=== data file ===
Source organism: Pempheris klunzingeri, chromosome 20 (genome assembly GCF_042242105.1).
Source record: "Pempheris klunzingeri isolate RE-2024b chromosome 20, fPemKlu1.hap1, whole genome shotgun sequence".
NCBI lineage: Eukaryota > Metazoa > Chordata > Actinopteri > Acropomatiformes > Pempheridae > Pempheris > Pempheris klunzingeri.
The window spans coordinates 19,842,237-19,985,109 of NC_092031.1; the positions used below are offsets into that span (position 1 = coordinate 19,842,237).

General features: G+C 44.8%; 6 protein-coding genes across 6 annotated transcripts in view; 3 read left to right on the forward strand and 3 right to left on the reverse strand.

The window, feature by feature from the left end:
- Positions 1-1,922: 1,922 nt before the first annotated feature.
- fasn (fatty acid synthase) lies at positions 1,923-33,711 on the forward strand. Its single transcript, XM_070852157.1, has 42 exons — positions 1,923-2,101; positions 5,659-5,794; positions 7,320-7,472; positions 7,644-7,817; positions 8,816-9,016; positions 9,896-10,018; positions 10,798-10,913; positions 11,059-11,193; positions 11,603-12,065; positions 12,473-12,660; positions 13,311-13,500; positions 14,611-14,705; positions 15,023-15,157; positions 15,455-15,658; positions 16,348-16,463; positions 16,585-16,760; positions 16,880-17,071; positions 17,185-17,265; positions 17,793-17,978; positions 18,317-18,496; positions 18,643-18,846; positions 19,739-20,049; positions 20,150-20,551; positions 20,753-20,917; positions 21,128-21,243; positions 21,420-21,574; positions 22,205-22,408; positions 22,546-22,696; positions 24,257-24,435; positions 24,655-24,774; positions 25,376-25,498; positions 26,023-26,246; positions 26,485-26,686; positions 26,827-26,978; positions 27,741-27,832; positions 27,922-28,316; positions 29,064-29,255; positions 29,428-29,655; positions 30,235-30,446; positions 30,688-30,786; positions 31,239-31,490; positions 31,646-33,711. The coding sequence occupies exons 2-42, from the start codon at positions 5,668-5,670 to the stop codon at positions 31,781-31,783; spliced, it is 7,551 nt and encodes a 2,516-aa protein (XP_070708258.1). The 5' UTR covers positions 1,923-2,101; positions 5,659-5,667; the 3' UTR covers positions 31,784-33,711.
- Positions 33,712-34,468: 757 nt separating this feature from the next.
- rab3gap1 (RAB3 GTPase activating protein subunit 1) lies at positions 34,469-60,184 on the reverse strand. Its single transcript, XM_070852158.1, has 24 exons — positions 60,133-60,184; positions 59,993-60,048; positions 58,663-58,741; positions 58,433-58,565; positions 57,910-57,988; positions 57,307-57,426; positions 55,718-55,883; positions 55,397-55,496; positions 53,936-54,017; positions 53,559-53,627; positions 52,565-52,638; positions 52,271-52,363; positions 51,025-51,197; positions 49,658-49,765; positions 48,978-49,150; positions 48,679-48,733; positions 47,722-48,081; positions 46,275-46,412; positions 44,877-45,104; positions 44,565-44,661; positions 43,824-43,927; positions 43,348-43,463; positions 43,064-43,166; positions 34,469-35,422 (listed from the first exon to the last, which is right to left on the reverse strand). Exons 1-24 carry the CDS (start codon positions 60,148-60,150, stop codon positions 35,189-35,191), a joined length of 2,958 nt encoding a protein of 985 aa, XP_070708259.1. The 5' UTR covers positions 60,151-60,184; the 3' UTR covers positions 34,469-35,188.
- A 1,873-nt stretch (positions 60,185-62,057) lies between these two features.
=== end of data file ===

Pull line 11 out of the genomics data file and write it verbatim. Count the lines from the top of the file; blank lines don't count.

- A 1,873-nt stretch (positions 60,185-62,057) lies between these two features.